Table 6 Ambient dose equivalent averaged over 1 h at 1 m from the patient, using DXA systems at maximum patient throughput [99]

(b) Examination room: medical scale, stadiometer, temperature, and humidity

In terms of the test environment, the document Volume 3—Support for Diagnosis and Therapy of the Architectural Planning of Functional Health Care Systems of the Ministry of Health [101] provides information regarding the minimum and average size of the room, minimum floor-to-ceiling height, flooring and ceiling surfaces, door size and surface, and ambient and infrastructure conditions. The patients' weight and height must be measured before the exam and added to the DXA software. These data are important, considering that the selection of the radiation beam for the exam depends on the patient's abdominal thickness. If the correct weight is not recorded, the system may select an inappropriate beam for the patient, affecting the result of the exam. In this case, the patient must return for new image acquisition with the appropriate beam. Weight and height should be measured using a medical scale. In children and adolescents, height should be measured preferably with a stadiometer. The room temperature is recommended to be maintained between 21 and 24 °C and the humidity between 20 and 60% [101].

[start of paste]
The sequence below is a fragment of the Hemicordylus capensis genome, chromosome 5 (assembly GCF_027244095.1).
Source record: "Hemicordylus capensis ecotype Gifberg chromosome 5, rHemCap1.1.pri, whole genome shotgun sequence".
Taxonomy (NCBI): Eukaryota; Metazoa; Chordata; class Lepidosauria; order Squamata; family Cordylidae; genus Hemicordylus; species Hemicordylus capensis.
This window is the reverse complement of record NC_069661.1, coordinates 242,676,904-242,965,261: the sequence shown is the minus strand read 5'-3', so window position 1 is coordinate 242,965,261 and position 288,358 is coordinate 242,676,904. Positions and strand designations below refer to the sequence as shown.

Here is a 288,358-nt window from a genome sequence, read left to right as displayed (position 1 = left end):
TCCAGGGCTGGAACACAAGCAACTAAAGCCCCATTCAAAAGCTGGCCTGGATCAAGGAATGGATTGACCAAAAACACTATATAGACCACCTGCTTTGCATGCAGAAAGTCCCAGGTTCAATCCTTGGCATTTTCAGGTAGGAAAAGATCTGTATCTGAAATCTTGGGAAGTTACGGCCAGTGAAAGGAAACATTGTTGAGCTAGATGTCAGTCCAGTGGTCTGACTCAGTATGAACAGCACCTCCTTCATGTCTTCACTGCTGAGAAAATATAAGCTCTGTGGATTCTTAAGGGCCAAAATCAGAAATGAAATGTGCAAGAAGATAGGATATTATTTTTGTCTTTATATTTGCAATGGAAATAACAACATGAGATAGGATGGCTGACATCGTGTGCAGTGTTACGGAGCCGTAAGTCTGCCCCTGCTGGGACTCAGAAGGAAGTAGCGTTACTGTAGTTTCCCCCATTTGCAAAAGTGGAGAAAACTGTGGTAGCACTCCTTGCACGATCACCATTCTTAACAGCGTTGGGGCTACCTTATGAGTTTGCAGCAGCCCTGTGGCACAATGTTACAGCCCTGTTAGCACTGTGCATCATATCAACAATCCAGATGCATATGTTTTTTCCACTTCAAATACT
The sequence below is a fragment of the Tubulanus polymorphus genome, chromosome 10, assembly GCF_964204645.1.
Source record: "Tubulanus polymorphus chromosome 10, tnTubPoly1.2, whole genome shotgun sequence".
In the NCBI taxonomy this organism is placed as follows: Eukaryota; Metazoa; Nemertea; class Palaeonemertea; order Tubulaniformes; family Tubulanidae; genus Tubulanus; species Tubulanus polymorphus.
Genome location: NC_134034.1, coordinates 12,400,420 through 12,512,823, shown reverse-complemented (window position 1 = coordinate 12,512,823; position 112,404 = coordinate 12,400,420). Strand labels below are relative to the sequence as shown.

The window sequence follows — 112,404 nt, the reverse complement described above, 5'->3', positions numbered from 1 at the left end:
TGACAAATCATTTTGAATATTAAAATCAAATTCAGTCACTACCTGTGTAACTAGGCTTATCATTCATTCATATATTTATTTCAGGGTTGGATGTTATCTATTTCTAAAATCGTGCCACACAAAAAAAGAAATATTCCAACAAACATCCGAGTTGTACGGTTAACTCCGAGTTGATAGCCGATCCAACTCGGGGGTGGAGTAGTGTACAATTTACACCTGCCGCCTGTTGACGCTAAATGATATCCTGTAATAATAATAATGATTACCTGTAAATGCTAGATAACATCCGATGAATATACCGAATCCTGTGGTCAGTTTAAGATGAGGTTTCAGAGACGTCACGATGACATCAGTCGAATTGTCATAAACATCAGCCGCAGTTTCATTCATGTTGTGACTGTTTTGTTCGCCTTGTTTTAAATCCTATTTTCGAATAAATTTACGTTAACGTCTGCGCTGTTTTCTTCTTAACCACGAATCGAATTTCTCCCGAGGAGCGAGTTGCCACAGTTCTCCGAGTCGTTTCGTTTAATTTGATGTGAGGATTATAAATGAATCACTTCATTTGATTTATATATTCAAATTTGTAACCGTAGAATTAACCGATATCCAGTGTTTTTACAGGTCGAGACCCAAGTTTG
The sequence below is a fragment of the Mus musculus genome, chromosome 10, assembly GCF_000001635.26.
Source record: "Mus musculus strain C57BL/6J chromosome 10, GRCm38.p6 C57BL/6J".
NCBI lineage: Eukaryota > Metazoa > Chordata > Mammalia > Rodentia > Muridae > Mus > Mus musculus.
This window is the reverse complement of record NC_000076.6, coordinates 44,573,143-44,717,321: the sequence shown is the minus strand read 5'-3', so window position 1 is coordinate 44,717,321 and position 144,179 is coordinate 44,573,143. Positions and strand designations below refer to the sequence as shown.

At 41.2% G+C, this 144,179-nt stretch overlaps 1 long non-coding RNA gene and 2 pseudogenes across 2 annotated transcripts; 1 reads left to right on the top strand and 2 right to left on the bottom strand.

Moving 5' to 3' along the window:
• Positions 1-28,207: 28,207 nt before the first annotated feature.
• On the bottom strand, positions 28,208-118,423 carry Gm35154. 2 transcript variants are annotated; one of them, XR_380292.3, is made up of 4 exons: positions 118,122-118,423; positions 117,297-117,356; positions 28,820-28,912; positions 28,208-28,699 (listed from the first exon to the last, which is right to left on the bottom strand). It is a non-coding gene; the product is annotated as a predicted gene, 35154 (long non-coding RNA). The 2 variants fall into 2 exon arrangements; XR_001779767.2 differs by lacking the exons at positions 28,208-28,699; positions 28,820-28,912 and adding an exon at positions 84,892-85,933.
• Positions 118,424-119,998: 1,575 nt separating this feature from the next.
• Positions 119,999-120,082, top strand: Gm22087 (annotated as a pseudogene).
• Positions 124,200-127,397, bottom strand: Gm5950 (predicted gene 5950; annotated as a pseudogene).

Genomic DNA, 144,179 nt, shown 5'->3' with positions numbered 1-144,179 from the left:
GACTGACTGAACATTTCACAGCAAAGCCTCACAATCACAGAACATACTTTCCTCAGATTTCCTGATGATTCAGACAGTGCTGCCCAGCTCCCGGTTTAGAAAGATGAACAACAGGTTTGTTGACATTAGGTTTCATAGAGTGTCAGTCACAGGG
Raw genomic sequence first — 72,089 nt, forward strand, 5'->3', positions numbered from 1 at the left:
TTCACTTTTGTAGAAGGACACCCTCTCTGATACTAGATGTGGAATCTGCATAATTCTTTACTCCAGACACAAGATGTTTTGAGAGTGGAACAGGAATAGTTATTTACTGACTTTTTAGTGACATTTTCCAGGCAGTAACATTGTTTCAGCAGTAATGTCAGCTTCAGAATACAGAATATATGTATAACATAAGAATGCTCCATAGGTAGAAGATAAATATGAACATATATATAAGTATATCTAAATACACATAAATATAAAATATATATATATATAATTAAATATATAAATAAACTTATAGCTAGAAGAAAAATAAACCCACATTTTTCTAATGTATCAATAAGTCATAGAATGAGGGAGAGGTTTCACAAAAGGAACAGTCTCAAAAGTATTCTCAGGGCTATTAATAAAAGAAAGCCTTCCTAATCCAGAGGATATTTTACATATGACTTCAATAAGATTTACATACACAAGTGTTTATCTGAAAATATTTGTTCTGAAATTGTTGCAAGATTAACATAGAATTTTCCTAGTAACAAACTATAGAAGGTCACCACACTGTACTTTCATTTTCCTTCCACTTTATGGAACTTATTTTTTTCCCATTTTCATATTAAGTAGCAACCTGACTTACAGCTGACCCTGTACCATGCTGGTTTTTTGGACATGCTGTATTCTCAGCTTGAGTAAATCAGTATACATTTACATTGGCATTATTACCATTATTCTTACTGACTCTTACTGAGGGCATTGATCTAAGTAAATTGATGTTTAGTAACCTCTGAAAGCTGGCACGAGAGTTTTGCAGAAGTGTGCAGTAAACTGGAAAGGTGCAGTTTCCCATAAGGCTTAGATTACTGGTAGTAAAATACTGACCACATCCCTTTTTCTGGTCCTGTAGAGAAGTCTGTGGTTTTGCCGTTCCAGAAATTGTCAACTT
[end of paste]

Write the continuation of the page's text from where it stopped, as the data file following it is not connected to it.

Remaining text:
(c) Clothing and preparation

Body composition is influenced by hydration and gastrointestinal content. Standardized measurement conditions—time of day, premeasured food intake, and physical activity level—must be implemented during DXA evaluation to minimize result variability [102]. Overnight fasting offers the best condition for reproducible DXA scanning results. Heavy fluid intake and large meals should be avoided before the exam.